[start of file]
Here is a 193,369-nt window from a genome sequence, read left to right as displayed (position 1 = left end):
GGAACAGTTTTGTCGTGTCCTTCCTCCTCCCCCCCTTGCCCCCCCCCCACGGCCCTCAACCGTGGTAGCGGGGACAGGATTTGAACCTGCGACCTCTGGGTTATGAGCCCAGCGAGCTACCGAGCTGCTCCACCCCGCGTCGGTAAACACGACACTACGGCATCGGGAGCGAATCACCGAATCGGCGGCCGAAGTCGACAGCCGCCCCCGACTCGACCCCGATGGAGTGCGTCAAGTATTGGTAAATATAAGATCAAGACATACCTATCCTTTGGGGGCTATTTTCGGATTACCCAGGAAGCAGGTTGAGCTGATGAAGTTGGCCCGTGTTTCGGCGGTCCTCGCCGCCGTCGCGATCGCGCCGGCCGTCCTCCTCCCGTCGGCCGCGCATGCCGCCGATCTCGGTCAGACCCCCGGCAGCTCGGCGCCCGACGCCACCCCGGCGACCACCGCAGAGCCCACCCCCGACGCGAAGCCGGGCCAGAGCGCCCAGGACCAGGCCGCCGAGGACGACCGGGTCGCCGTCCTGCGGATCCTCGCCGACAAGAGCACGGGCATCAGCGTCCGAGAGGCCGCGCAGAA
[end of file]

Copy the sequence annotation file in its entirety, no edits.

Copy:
Here is a 193,369-nt window from a genome sequence, read left to right as displayed (position 1 = left end):
GGAACAGTTTTGTCGTGTCCTTCCTCCTCCCCCCCTTGCCCCCCCCCCACGGCCCTCAACCGTGGTAGCGGGGACAGGATTTGAACCTGCGACCTCTGGGTTATGAGCCCAGCGAGCTACCGAGCTGCTCCACCCCGCGTCGGTAAACACGACACTACGGCATCGGGAGCGAATCACCGAATCGGCGGCCGAAGTCGACAGCCGCCCCCGACTCGACCCCGATGGAGTGCGTCAAGTATTGGTAAATATAAGATCAAGACATACCTATCCTTTGGGGGCTATTTTCGGATTACCCAGGAAGCAGGTTGAGCTGATGAAGTTGGCCCGTGTTTCGGCGGTCCTCGCCGCCGTCGCGATCGCGCCGGCCGTCCTCCTCCCGTCGGCCGCGCATGCCGCCGATCTCGGTCAGACCCCCGGCAGCTCGGCGCCCGACGCCACCCCGGCGACCACCGCAGAGCCCACCCCCGACGCGAAGCCGGGCCAGAGCGCCCAGGACCAGGCCGCCGAGGACGACCGGGTCGCCGTCCTGCGGATCCTCGCCGACAAGAGCACGGGCATCAGCGTCCGAGAGGCCGCGCAGAA